• Be aware that if the person is conscious they may not be able to communicate verbally about their pain. They may demonstrate a behaviour such as screaming or rocking or even be unusually quiet which can be an indication that all is not well.
  • If they have suffered a serious injury such as a broken bone they are unlikely to realise/understand the extent of their injury and may try to move to get up.
  • Try to avoid transporting the patient to hospital if you feel they don’t require emergency treatment. Instead consider accessing support from the District Nursing team or other appropriate support agencies.
  • Use the general advice as much as you can._2edit-Medical-Emergency-in-Home-Background

Attending Accident & Emergency

  • Be aware that being in unfamiliar surroundings is likely to increase the person with dementia’s sense of confusion and agitation, which could lead to aggressive behaviour.
  • If accompanied by a relative/friend who they know and trust, ensure the relative/friend stays with them throughout their treatment.
  • Follow general advice.
  • If possible find a quiet area to place them and speed up the process so they are seen as quickly as possible.
  • As they may not be able to tell you about their pain, consider pain relief as early as possible, if this is appropriate._2edit-Accident-and-Emergency2

Fire Emergency

  • After gaining entry to the property if the person is in danger respond in the most appropriate way.
  • If the person is physically unharmed, be aware that they may be traumatised by their experience therefore use the general advice to help calm them and make them feel safe.
  • If waiting for emergency service personnel to arrive to take over their care try to choose somewhere to wait that will be relatively familiar to the person e.g. a neighbour’s house.


Refusing Entry to Home

If a person locks themselves in their house and won’t allow anyone in:

  • Be aware that shouting the person’s name can frighten them and so adopt a calm tone.
  • Gain general information about the person from a family member/neighbour – name, interests, what they did for a job.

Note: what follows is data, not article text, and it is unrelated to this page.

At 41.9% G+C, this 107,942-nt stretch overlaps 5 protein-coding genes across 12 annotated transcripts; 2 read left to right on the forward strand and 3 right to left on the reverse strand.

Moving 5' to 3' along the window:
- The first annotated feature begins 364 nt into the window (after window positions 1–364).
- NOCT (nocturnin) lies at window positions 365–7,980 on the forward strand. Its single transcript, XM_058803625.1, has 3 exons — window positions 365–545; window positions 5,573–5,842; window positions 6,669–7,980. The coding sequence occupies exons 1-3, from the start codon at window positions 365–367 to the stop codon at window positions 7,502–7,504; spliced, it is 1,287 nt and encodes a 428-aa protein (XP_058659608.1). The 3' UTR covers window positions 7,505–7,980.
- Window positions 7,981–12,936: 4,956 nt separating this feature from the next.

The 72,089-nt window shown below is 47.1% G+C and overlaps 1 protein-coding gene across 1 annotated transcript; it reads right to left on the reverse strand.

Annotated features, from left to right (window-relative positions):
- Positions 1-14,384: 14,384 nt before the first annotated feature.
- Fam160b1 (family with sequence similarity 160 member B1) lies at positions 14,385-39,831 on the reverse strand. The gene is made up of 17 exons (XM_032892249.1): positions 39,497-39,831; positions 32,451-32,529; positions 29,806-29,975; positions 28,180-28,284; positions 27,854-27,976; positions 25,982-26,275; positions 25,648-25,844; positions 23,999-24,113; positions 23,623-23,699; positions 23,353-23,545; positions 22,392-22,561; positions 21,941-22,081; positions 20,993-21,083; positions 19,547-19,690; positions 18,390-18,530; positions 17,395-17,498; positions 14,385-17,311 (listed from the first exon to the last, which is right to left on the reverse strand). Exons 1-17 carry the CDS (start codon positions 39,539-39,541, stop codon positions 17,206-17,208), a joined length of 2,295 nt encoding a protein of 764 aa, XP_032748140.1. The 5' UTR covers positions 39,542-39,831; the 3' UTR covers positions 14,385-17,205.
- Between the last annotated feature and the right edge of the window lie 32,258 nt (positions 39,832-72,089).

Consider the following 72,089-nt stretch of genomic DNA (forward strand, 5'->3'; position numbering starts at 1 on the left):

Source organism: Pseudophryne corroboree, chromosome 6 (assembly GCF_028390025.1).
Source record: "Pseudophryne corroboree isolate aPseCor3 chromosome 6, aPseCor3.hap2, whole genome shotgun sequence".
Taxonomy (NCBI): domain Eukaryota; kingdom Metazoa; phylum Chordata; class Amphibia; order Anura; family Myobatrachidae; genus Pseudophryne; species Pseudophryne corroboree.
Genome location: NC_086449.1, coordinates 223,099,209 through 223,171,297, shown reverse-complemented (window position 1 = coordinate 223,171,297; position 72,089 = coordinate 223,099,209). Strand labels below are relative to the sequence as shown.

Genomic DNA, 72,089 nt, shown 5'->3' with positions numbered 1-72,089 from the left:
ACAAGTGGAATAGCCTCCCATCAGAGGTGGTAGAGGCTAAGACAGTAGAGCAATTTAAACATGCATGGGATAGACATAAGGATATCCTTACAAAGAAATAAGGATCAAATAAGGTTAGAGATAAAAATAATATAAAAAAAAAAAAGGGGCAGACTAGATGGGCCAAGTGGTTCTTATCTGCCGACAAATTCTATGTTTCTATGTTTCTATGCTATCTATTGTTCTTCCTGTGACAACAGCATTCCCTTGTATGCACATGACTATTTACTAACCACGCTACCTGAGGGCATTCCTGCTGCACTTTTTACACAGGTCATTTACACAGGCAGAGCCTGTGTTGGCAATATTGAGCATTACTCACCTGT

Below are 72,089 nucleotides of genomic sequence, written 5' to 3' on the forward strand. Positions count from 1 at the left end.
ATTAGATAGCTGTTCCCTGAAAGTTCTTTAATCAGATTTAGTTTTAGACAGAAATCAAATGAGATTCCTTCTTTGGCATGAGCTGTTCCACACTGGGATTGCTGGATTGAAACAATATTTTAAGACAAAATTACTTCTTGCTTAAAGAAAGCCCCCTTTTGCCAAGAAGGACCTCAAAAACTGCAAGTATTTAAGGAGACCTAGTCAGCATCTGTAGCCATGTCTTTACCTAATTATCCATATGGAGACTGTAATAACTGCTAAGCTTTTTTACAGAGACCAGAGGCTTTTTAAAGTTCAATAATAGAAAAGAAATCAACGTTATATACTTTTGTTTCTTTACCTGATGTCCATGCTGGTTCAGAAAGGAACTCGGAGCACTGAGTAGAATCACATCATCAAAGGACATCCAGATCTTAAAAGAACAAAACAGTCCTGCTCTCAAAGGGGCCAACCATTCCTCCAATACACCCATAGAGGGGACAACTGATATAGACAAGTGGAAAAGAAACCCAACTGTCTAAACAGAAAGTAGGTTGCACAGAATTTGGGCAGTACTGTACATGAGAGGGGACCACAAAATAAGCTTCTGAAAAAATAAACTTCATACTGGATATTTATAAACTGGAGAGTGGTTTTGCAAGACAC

• Call through the letterbox using a piece of the information to calm them down and entice them to unlock the door. E.g. If Fred loved dogs, say “Fred would you give me some advice about my dog at home, he’s being really naughty.”
  • When they open the door use the general advice._2edit-Refusing-EntryBackground

Relative Believed Missing

A person with dementia may believe that a relative is missing but they may have moved away or died:

  • The individual is likely to be feeling very emotional.
  • Use general advice to calm them.
  • If the individual makes reference to a relative/spouse who is dead do not remind them that they have died. As they do not remember this, they are likely to become much more anxious and upset if given this information – it will be like they have learnt they have died for the first time. Instead encourage conversation about the relative using the words “Tell me about……..”
  • When the person appears settled Emergency Personnel can find an appropriate time to leave.
  • There may be a need to contact the family or social services._edit2-Missing-Relative-Background

Committed an Offence

  • Be aware that the person is likely to be very agitated and anxious.
  • It is possible that they will be in complete denial that they have done anything wrong. A shoplifter, for example, may believe that they have bought the goods.
  • These emotions could lead to aggressive behaviour.
  • Follow general advice._2edit-Commited-an-Offence-background